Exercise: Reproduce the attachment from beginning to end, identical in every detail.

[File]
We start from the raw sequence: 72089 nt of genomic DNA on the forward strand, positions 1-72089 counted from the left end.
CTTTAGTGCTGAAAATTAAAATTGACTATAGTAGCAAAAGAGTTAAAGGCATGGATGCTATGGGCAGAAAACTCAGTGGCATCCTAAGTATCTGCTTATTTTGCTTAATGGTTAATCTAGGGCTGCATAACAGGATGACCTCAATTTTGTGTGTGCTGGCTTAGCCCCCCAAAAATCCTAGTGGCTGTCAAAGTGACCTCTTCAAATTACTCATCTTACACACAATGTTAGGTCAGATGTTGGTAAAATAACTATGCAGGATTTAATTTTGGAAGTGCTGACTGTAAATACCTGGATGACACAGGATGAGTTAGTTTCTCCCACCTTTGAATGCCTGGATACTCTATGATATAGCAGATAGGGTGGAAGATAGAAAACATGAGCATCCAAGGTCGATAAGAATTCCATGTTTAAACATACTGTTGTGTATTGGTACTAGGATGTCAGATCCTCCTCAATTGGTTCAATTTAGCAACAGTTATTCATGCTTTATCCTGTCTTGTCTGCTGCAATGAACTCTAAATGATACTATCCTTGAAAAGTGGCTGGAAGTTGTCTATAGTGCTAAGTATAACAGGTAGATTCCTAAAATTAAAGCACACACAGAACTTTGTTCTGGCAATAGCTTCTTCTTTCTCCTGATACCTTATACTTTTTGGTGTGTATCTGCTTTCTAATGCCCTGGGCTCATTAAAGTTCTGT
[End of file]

We start from the raw sequence: 72089 nt of genomic DNA on the forward strand, positions 1-72089 counted from the left end.
CTTTAGTGCTGAAAATTAAAATTGACTATAGTAGCAAAAGAGTTAAAGGCATGGATGCTATGGGCAGAAAACTCAGTGGCATCCTAAGTATCTGCTTATTTTGCTTAATGGTTAATCTAGGGCTGCATAACAGGATGACCTCAATTTTGTGTGTGCTGGCTTAGCCCCCCAAAAATCCTAGTGGCTGTCAAAGTGACCTCTTCAAATTACTCATCTTACACACAATGTTAGGTCAGATGTTGGTAAAATAACTATGCAGGATTTAATTTTGGAAGTGCTGACTGTAAATACCTGGATGACACAGGATGAGTTAGTTTCTCCCACCTTTGAATGCCTGGATACTCTATGATATAGCAGATAGGGTGGAAGATAGAAAACATGAGCATCCAAGGTCGATAAGAATTCCATGTTTAAACATACTGTTGTGTATTGGTACTAGGATGTCAGATCCTCCTCAATTGGTTCAATTTAGCAACAGTTATTCATGCTTTATCCTGTCTTGTCTGCTGCAATGAACTCTAAATGATACTATCCTTGAAAAGTGGCTGGAAGTTGTCTATAGTGCTAAGTATAACAGGTAGATTCCTAAAATTAAAGCACACACAGAACTTTGTTCTGGCAATAGCTTCTTCTTTCTCCTGATACCTTATACTTTTTGGTGTGTATCTGCTTTCTAATGCCCTGGGCTCATTAAAGTTCTGT